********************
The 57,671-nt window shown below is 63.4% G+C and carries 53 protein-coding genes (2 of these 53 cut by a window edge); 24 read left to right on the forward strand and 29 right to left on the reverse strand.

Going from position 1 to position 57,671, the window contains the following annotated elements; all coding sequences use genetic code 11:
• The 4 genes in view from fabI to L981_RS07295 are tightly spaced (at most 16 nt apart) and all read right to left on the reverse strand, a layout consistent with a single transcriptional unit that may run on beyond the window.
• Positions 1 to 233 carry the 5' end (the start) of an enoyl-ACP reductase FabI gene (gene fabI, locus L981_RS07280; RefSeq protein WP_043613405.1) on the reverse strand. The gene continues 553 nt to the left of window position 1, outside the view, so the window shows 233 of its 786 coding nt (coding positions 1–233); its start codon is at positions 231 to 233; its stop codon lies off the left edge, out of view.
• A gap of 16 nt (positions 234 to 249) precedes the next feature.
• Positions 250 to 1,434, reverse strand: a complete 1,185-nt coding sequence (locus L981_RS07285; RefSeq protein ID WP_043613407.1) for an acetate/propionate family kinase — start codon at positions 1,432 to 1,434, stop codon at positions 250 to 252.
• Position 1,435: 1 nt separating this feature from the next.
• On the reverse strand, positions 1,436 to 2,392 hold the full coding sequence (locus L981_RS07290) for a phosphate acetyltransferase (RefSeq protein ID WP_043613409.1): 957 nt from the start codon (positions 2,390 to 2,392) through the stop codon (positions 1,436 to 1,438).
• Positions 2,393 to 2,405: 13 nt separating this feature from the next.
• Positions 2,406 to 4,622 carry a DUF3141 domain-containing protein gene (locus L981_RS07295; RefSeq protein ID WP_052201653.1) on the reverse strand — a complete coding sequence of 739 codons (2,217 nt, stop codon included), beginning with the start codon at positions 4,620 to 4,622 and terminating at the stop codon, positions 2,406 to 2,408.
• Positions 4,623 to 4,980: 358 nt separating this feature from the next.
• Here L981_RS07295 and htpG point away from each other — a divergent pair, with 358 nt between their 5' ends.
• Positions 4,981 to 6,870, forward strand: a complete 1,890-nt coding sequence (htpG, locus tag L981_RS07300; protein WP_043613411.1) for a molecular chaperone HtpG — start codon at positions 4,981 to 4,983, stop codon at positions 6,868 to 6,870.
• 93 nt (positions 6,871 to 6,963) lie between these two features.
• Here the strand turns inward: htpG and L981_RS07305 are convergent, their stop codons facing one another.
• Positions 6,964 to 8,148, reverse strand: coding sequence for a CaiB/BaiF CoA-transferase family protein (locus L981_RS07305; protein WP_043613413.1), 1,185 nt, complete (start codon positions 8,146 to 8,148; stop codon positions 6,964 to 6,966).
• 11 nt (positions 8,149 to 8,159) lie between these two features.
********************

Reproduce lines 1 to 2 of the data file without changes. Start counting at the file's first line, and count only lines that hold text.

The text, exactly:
The 57,671-nt window shown below is 63.4% G+C and carries 53 protein-coding genes (2 of these 53 cut by a window edge); 24 read left to right on the forward strand and 29 right to left on the reverse strand.

Going from position 1 to position 57,671, the window contains the following annotated elements; all coding sequences use genetic code 11: